New Update Google may replace the HTTPS lock icon in Chrome with a down-arrow icon

silversurfer

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Google revealed yesterday that it will run the change as an experiment in Chrome to gather more data and use it to determine whether the lock icon will be replaced with the down-arrow icon.

The company explains that it discovered in a recent survey that most surveyed users did not understand the lock icons meaning. Only 11% of users identified the meaning of the lock icon correctly, while the remaining 89% did not.

The majority associated the lock icon with a site's trustworthiness and not with connection security. The lock-icon reveals the secure state of the connection to the site in question only.

The experiment will be run in Chrome 93. Enterprise customers may opt-out of the experiment using policies.

Google plans to inform its customer base if the lock icon will be replaced with the down-arrow icon in the web browser.

Chrome Canary users may enable the new icon by loading chrome://flags/#omnibox-updated-connection-security-indicators and setting the status of the experimental flag to Enabled.
chrome-down-arrow-icon.png
 
F

ForgottenSeer 85179

Like it and hope Edge will follow.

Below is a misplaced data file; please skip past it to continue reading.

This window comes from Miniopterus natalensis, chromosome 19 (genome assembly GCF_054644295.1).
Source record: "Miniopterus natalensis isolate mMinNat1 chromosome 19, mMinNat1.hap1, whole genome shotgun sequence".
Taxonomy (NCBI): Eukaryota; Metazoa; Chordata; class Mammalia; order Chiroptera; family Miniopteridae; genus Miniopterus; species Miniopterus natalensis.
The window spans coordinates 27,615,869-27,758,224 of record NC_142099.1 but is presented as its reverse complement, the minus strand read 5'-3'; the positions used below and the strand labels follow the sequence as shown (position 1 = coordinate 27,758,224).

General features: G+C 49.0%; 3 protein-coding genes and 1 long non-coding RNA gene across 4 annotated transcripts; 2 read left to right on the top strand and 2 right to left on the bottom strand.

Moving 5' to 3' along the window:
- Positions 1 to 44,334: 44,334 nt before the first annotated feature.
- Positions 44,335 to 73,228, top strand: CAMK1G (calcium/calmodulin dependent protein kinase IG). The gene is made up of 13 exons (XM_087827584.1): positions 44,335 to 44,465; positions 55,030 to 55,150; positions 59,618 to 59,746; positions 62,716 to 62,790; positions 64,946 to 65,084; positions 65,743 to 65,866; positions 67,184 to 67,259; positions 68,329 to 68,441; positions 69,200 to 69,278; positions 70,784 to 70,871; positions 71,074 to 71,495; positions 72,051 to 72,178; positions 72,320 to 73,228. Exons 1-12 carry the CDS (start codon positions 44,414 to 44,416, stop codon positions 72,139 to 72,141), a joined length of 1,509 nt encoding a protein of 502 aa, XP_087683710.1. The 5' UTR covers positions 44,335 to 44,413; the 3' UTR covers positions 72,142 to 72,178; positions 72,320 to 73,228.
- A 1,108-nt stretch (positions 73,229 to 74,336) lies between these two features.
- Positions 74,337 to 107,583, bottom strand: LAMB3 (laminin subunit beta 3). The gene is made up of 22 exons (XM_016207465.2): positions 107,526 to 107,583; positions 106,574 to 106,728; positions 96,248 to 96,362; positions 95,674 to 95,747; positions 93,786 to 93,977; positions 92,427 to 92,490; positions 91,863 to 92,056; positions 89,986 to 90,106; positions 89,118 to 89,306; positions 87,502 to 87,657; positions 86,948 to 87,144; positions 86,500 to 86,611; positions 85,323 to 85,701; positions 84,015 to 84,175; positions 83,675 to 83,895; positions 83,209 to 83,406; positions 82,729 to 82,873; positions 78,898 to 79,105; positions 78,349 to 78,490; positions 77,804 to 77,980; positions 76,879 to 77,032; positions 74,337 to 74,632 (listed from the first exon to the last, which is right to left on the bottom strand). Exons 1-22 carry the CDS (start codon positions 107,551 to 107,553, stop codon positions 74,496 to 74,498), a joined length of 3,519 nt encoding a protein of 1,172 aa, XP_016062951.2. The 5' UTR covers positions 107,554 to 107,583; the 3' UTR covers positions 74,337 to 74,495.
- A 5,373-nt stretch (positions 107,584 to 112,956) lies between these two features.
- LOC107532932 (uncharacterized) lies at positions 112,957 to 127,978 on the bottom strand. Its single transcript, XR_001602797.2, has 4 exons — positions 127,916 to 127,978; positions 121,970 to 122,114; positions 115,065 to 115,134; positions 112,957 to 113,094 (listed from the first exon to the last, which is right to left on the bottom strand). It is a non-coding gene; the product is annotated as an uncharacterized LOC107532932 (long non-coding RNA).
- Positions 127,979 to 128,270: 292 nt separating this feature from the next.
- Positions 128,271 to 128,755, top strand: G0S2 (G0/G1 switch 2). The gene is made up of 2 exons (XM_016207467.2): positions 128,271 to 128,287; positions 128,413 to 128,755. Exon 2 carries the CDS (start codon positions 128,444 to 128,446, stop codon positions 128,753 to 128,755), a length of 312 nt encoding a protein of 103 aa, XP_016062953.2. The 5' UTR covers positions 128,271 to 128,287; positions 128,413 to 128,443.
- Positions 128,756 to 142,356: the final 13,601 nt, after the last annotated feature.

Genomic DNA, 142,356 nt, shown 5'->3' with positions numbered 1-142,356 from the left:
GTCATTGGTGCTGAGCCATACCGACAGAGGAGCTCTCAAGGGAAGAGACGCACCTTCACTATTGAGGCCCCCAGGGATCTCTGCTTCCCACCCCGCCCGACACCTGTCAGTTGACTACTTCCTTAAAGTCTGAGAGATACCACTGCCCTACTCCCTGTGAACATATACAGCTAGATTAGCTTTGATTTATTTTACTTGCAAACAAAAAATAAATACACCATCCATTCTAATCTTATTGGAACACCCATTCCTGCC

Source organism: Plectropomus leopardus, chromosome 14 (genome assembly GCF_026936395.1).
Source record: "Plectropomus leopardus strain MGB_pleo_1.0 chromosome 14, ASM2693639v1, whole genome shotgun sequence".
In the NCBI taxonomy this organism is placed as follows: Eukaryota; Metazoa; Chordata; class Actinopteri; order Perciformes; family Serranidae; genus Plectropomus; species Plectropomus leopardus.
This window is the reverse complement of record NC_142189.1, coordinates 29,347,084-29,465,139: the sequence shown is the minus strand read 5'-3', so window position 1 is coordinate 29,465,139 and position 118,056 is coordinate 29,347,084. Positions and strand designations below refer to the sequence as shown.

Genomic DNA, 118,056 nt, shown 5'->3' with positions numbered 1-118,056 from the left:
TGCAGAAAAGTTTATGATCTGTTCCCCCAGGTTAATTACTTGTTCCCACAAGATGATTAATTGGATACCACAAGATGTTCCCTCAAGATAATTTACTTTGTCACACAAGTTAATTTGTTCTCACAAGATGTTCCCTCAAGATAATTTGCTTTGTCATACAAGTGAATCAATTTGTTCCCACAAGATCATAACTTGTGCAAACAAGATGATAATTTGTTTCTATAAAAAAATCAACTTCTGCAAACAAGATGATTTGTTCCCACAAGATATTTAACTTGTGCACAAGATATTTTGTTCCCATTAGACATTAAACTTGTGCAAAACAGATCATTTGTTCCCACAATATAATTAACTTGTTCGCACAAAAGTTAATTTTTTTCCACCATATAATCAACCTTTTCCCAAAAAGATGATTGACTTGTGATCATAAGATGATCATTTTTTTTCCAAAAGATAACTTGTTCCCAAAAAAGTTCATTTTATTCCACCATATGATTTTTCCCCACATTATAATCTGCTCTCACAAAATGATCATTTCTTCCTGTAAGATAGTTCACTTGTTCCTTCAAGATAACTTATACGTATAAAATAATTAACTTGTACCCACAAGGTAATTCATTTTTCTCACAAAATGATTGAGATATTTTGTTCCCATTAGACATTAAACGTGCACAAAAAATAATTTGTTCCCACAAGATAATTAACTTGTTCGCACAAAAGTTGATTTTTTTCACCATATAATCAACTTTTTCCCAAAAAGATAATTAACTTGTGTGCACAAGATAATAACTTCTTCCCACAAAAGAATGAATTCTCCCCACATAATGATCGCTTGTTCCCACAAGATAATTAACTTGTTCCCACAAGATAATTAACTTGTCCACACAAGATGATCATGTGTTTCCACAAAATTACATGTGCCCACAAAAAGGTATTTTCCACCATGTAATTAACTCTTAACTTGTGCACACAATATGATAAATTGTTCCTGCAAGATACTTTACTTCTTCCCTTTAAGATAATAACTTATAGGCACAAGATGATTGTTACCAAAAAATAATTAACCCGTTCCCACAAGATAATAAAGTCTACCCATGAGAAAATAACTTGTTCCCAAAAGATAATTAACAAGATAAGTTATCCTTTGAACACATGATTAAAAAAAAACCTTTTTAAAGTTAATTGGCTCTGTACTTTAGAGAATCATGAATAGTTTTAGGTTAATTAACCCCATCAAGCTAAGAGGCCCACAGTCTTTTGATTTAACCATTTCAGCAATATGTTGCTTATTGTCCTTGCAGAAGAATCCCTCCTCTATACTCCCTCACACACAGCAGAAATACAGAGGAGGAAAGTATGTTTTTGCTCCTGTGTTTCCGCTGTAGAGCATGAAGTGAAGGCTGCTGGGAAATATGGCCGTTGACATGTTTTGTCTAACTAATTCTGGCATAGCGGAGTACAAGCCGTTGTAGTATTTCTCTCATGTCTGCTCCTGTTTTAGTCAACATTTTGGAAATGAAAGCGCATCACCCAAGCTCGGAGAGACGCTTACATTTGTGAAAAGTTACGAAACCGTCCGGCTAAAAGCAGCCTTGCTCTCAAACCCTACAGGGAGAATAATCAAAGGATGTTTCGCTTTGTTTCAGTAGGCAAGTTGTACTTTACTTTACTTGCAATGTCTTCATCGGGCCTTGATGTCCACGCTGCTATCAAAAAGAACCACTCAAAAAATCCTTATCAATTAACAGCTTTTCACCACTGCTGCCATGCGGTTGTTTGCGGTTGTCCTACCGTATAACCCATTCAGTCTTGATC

Most user i personally know, think that icon isn't clickable and just an information.
So, changing it makes a lot of sense.
 
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silversurfer

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Google to replace Chrome's HTTPS lock icon in September​

The new HTTPS button is a tune icon that has been redesigned slightly. Google says that the new button is a neutral indicator that will avoid the confusion and security risks that were caused by the lock icon.

How will this help users? Functionally, the buttons are the same. But the company says that the tune icon does not imply that a website is trustworthy. The aesthetics are quite similar to settings in other apps, which will help users understand that it is clickable. This will in turn engage user interaction, so they may click on it to check the site details, and permissions. Google says the new icon will launch with the redesigned interface in Chrome 117, which is scheduled to be released in September 2023.

Google-Chrome-https-padlock-icon-vs-new-tune-icon.jpg

 

silversurfer

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Google says it wants to enable HTTPS for everyone. A post on Chromium's blog says that 90% of users' navigate to HTTPS sites, but 5-10% still connect to HTTP pages, which poses a security risk from network attacks.

While Chrome does show a warning when users land on a non-HTTPS page, the Mountain View company says that some people may miss the notice, and could be impacted by threats. Earlier this year, Google had announced that it would replace Chrome's HTTPS lock icon (the padlock) with a new tune button. Refer to our previous coverage for more information regarding this change.
 

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